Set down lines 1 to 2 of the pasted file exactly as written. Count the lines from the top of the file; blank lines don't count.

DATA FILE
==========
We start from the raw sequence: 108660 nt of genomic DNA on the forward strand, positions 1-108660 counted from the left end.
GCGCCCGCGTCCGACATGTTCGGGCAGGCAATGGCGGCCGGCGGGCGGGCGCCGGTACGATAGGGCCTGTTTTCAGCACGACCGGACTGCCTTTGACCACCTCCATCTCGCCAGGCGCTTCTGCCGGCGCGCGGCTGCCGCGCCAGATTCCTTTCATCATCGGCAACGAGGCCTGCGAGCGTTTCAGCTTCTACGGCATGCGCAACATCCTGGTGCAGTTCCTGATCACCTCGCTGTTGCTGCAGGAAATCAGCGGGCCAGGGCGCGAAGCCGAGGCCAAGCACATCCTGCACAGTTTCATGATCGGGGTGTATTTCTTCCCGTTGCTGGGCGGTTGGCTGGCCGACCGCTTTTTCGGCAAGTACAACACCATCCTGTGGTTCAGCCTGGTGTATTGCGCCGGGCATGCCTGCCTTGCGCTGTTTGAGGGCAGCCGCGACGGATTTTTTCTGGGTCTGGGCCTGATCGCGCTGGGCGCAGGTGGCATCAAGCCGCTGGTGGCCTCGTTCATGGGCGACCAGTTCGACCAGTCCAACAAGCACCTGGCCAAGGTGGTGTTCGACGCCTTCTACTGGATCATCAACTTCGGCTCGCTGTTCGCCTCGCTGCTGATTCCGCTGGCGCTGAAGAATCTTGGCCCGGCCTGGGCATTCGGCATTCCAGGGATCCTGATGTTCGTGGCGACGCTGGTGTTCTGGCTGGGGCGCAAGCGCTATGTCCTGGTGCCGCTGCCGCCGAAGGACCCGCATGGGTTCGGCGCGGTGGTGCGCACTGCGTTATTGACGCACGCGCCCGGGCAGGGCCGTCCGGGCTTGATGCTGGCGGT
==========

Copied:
We start from the raw sequence: 108660 nt of genomic DNA on the forward strand, positions 1-108660 counted from the left end.
GCGCCCGCGTCCGACATGTTCGGGCAGGCAATGGCGGCCGGCGGGCGGGCGCCGGTACGATAGGGCCTGTTTTCAGCACGACCGGACTGCCTTTGACCACCTCCATCTCGCCAGGCGCTTCTGCCGGCGCGCGGCTGCCGCGCCAGATTCCTTTCATCATCGGCAACGAGGCCTGCGAGCGTTTCAGCTTCTACGGCATGCGCAACATCCTGGTGCAGTTCCTGATCACCTCGCTGTTGCTGCAGGAAATCAGCGGGCCAGGGCGCGAAGCCGAGGCCAAGCACATCCTGCACAGTTTCATGATCGGGGTGTATTTCTTCCCGTTGCTGGGCGGTTGGCTGGCCGACCGCTTTTTCGGCAAGTACAACACCATCCTGTGGTTCAGCCTGGTGTATTGCGCCGGGCATGCCTGCCTTGCGCTGTTTGAGGGCAGCCGCGACGGATTTTTTCTGGGTCTGGGCCTGATCGCGCTGGGCGCAGGTGGCATCAAGCCGCTGGTGGCCTCGTTCATGGGCGACCAGTTCGACCAGTCCAACAAGCACCTGGCCAAGGTGGTGTTCGACGCCTTCTACTGGATCATCAACTTCGGCTCGCTGTTCGCCTCGCTGCTGATTCCGCTGGCGCTGAAGAATCTTGGCCCGGCCTGGGCATTCGGCATTCCAGGGATCCTGATGTTCGTGGCGACGCTGGTGTTCTGGCTGGGGCGCAAGCGCTATGTCCTGGTGCCGCTGCCGCCGAAGGACCCGCATGGGTTCGGCGCGGTGGTGCGCACTGCGTTATTGACGCACGCGCCCGGGCAGGGCCGTCCGGGCTTGATGCTGGCGGT